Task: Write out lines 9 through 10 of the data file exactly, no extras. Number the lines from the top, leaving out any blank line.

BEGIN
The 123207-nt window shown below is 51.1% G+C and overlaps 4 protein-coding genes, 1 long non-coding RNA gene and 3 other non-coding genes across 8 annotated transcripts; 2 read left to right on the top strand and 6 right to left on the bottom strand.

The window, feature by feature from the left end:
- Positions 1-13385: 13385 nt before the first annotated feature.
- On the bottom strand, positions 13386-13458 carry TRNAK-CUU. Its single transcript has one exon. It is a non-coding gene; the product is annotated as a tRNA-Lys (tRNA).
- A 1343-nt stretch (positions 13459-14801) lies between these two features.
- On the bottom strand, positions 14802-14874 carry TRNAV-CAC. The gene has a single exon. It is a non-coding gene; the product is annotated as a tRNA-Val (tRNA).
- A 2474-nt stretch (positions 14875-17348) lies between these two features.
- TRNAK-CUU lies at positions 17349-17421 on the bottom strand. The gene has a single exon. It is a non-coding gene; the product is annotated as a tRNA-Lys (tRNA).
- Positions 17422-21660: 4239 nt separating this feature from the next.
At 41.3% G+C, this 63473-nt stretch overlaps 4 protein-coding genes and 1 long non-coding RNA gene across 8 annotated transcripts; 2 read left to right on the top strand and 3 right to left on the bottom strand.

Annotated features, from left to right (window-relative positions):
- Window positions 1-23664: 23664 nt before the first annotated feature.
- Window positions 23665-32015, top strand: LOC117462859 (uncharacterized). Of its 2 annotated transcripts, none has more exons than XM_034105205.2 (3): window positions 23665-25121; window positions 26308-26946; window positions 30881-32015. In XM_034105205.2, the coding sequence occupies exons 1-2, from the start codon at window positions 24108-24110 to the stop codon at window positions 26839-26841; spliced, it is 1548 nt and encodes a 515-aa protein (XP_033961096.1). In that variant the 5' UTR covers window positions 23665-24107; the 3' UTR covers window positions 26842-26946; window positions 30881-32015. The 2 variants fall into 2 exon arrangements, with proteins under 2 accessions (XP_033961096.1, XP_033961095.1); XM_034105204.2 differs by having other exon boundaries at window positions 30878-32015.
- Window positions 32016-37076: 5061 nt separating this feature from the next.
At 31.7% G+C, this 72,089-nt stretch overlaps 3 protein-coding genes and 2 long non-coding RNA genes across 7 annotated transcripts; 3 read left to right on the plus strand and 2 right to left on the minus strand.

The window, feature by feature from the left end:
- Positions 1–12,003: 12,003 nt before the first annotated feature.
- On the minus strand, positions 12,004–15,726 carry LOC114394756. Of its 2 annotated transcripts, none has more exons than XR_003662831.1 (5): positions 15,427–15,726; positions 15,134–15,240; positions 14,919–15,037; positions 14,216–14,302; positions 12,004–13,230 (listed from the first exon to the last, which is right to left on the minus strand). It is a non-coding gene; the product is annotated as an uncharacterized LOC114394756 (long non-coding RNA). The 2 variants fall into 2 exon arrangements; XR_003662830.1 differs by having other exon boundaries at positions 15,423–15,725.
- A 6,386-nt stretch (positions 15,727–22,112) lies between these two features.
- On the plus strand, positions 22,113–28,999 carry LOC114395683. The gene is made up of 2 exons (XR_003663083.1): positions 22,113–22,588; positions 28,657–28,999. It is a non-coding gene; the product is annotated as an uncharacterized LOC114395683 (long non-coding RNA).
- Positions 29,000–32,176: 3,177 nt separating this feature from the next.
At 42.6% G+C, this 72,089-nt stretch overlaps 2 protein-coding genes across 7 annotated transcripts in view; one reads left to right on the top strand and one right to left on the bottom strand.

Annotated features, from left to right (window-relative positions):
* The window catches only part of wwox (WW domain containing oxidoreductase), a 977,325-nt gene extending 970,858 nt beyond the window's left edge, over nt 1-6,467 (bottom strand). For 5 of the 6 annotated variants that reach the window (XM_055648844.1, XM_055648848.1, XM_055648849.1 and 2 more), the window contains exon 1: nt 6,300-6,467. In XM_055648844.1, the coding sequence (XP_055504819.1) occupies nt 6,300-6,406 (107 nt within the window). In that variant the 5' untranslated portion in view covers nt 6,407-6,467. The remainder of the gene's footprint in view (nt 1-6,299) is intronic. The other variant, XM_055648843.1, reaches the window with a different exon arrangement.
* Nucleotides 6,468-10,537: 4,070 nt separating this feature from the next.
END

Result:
- Positions 17422-21660: 4239 nt separating this feature from the next.
At 41.3% G+C, this 63473-nt stretch overlaps 4 protein-coding genes and 1 long non-coding RNA gene across 8 annotated transcripts; 2 read left to right on the top strand and 3 right to left on the bottom strand.